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Uh-oh! Non-Compete Agreements Banned & Minimum Salaries Increasing

Two big changes happened earlier this week that will affect how businesses operate and how employers pay their people.

The short version:

  • Non-Compete Agreements Are Dead. Businesses aren’t allowed to make any new non-compete agreements, and all existing agreements – except for some senior executives – are unenforceable.

  • Exempt Employees Must Be Paid More. The minimum salary for exempt employees is increasing significantly – to $844 per week effective July 1, and then again to $1,128 per week effective January 1, 2025. 

Now, let's break these new rules down in more detail because they’re going to make business harder for most of our clients.

FTC's New Rule on Non-Compete Agreements

The Federal Trade Commission (FTC) has issued a final rule that bans non-compete agreements for a wide array of employees, with certain exceptions for high-level executives.

  • Effective Date: The new rule will come into effect 120 days after its publication in the Federal Register, expected around August 1st.

  • Who It Affects: Existing non-compete agreements will be retroactively deemed unenforceable, except for senior executives earning above $151,164 annually.

  • New Agreements: Non-compete agreements will no longer be enforceable against any level of employee.

  • Exceptions: The rule does not affect trade secret laws or non-disclosure agreements. However, the impact on non-solicitation agreements remains uncertain.

  • Employer Obligations: Employers with existing non-compete agreements must notify employees that they will not be enforced.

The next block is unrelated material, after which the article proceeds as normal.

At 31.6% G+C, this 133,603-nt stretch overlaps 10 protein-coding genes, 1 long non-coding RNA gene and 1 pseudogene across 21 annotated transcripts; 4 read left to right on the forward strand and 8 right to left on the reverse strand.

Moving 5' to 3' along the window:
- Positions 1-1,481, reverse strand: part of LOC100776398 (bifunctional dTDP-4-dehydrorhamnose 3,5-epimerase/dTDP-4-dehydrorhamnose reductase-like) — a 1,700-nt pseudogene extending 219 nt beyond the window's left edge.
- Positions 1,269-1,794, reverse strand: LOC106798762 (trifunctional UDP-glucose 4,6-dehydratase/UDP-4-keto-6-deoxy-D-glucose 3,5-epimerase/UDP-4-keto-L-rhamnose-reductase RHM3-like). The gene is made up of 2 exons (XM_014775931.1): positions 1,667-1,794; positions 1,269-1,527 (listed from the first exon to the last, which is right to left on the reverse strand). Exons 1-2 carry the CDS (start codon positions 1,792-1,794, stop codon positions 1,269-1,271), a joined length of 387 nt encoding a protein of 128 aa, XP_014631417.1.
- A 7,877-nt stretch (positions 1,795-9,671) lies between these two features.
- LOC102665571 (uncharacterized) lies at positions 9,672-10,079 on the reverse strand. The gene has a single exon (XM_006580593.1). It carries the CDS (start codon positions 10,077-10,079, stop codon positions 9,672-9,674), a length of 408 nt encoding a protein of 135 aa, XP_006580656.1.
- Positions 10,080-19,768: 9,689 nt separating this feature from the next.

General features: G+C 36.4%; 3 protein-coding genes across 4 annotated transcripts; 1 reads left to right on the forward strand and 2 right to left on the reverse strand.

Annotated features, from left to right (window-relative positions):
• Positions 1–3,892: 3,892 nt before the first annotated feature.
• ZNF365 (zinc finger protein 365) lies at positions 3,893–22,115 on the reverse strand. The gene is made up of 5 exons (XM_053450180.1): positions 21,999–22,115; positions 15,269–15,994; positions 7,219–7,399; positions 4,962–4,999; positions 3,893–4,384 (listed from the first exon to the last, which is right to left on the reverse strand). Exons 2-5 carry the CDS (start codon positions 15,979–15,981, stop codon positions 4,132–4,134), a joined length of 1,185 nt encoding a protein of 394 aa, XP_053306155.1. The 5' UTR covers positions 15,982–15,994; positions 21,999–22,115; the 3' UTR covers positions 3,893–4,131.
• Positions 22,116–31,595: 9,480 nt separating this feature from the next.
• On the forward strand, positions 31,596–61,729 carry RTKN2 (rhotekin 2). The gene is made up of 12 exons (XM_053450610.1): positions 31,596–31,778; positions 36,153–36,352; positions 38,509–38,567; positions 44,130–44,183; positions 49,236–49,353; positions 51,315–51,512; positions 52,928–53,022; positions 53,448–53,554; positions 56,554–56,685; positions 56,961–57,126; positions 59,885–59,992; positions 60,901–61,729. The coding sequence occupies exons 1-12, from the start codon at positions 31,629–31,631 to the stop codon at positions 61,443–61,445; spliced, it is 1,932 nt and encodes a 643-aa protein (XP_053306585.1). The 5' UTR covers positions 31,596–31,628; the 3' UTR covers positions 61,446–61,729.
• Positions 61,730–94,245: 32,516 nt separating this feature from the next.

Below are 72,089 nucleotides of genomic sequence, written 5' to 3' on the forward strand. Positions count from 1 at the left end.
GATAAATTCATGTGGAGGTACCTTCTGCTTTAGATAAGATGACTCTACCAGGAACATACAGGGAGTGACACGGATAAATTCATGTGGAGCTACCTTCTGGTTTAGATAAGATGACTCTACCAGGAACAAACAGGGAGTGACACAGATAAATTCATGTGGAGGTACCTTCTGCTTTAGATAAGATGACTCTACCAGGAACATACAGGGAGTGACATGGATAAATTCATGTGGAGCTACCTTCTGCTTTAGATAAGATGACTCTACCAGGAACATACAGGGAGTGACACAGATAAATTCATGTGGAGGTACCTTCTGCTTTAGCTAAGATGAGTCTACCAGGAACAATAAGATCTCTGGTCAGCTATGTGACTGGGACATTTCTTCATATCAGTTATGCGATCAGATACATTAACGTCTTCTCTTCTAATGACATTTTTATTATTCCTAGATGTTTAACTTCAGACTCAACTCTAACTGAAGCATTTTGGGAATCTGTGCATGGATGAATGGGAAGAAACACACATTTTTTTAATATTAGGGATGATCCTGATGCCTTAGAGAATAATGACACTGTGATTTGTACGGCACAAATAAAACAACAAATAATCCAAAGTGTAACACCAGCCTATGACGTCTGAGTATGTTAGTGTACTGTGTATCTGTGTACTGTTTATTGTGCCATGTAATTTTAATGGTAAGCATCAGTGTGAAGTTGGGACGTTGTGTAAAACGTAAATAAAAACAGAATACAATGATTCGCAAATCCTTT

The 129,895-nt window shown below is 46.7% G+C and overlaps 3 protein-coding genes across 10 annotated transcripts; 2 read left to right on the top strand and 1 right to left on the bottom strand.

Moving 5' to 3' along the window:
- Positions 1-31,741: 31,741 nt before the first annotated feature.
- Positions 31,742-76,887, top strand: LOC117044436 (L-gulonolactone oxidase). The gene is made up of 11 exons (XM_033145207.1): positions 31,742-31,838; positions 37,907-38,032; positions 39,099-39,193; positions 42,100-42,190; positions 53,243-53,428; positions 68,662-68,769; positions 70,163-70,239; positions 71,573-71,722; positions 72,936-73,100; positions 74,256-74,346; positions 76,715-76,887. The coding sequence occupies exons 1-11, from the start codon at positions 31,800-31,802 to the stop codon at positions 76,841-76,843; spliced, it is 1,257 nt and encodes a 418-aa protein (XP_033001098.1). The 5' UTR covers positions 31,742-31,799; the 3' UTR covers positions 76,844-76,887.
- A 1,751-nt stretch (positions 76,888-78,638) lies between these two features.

• Penalties: The penalties for attempting to create or enforce non-compete agreements under the new rule are yet to be clarified.

The U.S. Chamber of Commerce intends to challenge the implementation of the final rule through legal action. We will keep you informed as the situation unfolds.

DOL's New Minimum Salary for Exempt Employees

The Department of Labor (DOL) has finalized a rule regarding the minimum salary required for exempt employees.

  • Current vs. New Thresholds: The current minimum salary is $684 per week ($35,568 annually). Effective July 1, 2024, it will increase to $844 per week ($43,888 annually), and by January 1, 2025, it will rise to $1,128 per week ($58,656 annually).

  • Legal Ramifications: Failure to comply with these minimum salary requirements can lead to wage and hour lawsuits, with employers facing statutory liquidated damages and attorney fees.

This change is expected to stick. Challenges to the DOL's authority to establish minimum salaries have been upheld in the past, signaling a potentially uphill battle for dissenting parties. 

Employers should assess their ability to afford these raises and consider adjustments to employee classifications and communication strategies.


Need help understanding how this impacts your company and what options are available to you? Schedule a consultation.